Kristen and Adam Kavalier and Adam's mother, Sandy—the team behind "Undone Chocolate"—make chocolate at Union Kitchen, a production space for entrepreneurs in Washington, D.C. (Kristen Stipanov)
The process begins with organic cacao beans. (Kristen Stipanov)
Adam separates the shell from the nib—the part of the cacao bean used to make chocolate. (Kristen Stipanov)
The Kavaliers say they roast the beans for an hour before undergoing a vacuum deshelling process known as "winnowing." (Kristen Stipanov)
Adam and Kristen use the ovens at Union Kitchen for roasting. (Kristen Stipanov)
Deshelled beans and organic sugarcane are combined in mixers for three days. (Kristen Stipanov)
After aging and tempering the chocolate, Adam prepares the mixture for shaping. (Kristen Stipanov)
The team pours the chocolate into molds using syringes, then places the molds in a refrigerator to cool. (Kristen Stipanov)
Sandy removes bars from their molds and inspects them, removing stray edges. Her other son is a horticulturist at the Smithsonian. (Kristen Stipanov)
Sandy Kavalier inspects the bars. (Kristen Stipanov)
The team wraps the bars. (Kristen Stipanov)
All hands help with wrapping. (Kristen Stipanov)
(Kristen Stipanov)
Sandy finds wrapping the bars to be a pleasant meditative task. (Kristen Stipanov)
Kristen shows off the final product. (Kristen Stipanov)

D.C.’s Artisan Chocolate Makers Show Off Their Sweet Labor of Love

Leaving no task undone, this husband-and-wife team demonstrate their process for producing chocolate

smithsonian.com

According to plant biochemist Adam Kavalier, science has confirmed that chocolate actually is a food of love. He first studied cacao as a medicinal plant while he was working on his Ph.D and became intrigued by the bean’s amazing chemistry. So intrigued, that seven years ago, Kavalier began making chocolate in his Manhattan apartment. He met his now-wife Kristen in a yoga class and captured her chocolate-loving heart instantly by giving her four homemade chocolate bars on their first date.

In an interview, Kavalier described how chocolate has the ability to increase the brain’s level of serotonin—the “feel good brain chemical” that elevates mood; it also contains phenethylamine (PEA), a neurotransmitter that triggers endorphins. Chocolate also contains anandamide, the so-called “bliss chemical” that produces a feeling of euphoria.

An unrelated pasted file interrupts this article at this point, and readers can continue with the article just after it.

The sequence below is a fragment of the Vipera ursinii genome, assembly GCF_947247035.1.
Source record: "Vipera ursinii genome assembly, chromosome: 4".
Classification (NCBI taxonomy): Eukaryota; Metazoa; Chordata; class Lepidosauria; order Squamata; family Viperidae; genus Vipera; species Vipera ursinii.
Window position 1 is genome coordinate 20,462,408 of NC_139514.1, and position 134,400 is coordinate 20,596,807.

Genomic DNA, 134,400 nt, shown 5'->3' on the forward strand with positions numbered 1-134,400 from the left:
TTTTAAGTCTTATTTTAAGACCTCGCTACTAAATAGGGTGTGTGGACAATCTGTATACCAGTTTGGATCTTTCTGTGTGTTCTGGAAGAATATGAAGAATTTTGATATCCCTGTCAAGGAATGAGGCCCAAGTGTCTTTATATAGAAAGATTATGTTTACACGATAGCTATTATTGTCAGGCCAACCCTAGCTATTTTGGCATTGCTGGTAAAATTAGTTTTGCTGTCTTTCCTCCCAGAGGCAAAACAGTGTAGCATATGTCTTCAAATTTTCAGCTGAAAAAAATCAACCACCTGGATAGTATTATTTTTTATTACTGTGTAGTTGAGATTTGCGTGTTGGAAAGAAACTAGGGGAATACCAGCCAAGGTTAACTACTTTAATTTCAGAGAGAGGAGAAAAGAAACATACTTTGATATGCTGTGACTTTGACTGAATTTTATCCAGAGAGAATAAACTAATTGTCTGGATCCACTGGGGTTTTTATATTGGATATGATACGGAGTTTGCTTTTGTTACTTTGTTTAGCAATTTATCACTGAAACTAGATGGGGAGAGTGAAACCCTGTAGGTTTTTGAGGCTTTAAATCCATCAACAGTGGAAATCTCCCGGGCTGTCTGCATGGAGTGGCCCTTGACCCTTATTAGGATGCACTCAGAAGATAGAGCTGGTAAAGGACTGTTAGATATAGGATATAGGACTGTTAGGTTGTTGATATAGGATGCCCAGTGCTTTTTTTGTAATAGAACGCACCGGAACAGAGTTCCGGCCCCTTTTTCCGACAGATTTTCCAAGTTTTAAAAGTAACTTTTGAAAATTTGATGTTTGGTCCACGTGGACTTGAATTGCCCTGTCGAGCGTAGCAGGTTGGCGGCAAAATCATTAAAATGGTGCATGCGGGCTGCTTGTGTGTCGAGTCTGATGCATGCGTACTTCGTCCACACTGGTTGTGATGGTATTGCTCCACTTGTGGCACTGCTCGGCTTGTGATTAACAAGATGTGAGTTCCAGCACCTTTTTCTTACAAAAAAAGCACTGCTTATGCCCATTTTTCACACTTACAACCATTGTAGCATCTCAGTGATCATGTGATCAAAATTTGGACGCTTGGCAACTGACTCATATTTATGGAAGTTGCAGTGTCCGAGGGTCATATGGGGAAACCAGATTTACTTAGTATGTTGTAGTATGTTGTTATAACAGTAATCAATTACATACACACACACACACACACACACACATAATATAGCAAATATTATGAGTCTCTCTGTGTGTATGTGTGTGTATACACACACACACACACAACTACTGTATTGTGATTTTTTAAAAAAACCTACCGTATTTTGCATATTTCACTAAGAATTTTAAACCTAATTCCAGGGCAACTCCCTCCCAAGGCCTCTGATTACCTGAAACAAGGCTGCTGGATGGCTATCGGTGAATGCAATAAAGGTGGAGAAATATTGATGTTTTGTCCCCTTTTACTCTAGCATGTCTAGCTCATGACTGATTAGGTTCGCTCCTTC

Last September, Adam and Kristen moved to Washington and began making chocolate in Union Kitchen, a remarkable operation that provides production space for young entrepreneurs. They call their chocolate bars “Undone Chocolate” because they want “to produce unprocessed chocolate and undo (or unravel) the relatively unknown story behind everyone’s favorite food.”

They make three kinds of chocolate bars: “Nourish” has a full flavor plus high levels of antioxidants; “Replenish” is dark chocolate that has a sprinkle of pink Himalayan salt loaded with trace minerals; and “Arouse” contains cinnamon, cardamom and chili pepper—all ingredients that, like chocolate itself, have aphrodisiac qualities.

Their kitchen is awash in the sights, sounds and smells of chocolate making. They select cacao beans from farms in Guatemala and the Dominican Republic that use ecofriendly organic practices. Beans are harvested from a fruit pod and fermented, then dried and shipped to Undone Chocolate’s kitchen in 150-pound bags. Adam tests the beans in a mass spectrometer, which he explains gives a “chemical snapshot” that identifies beans with the highest antioxidant level. He tosses aside small or cracked beans so that all are a uniform size, and roasts them on trays for one hour at a low temperature.

The beans are then “winnowed” in a vacuum machine that separates the nib from the shell. Organic cane sugar is added to the nibs and placed in a mixer for three days; the chocolate is then placed in covered pans to age—a process that lasts anywhere from two days to two months. The last process—tempering the chocolate over heat—is delicate, with Adam gently stirring the liquid until it has the right “feel.” It is then poured into chocolate bar templates; when cooled, the chocolate bars are carefully removed from the molds and carefully trimmed by Adam’s mother Sandy. The final touch is when each bar is carefully wrapped and packaged “as if it were a present.” Sandy, a yoga teacher, says that she finds chocolate making “meditative.” 

Time-intensive and demanding, craft chocolate making is by its very nature a labor of love. Adam spends up to 18 hours a day in the kitchen; Kristen has a full-time day job, but spends evenings and weekends contributing her expertise in business and marketing. They launched their first Undone Chocolate bars in December; they now produce 2,000 to 2,500 bars per month, and their chocolate’s popularity is expanding rapidly.

In his guise as a plant biochemist, Adam explains that today’s science validates chocolate’s ability to enhance cardiovascular health and promote good cholesterol; it is also, he notes, the only natural agent that has a “bliss chemical.” But above all, both Kavaliers declare, “it really is a love food.”

About Amy Henderson
Amy Henderson

Amy Henderson, the National Portrait Gallery's historian emerita, is a cultural historian specializing in the lively arts—particularly media-generated celebrity culture. Her books and exhibitions run the gamut from the pioneers in early broadcasting to Elvis Presley, Katharine Hepburn and Katharine Graham.

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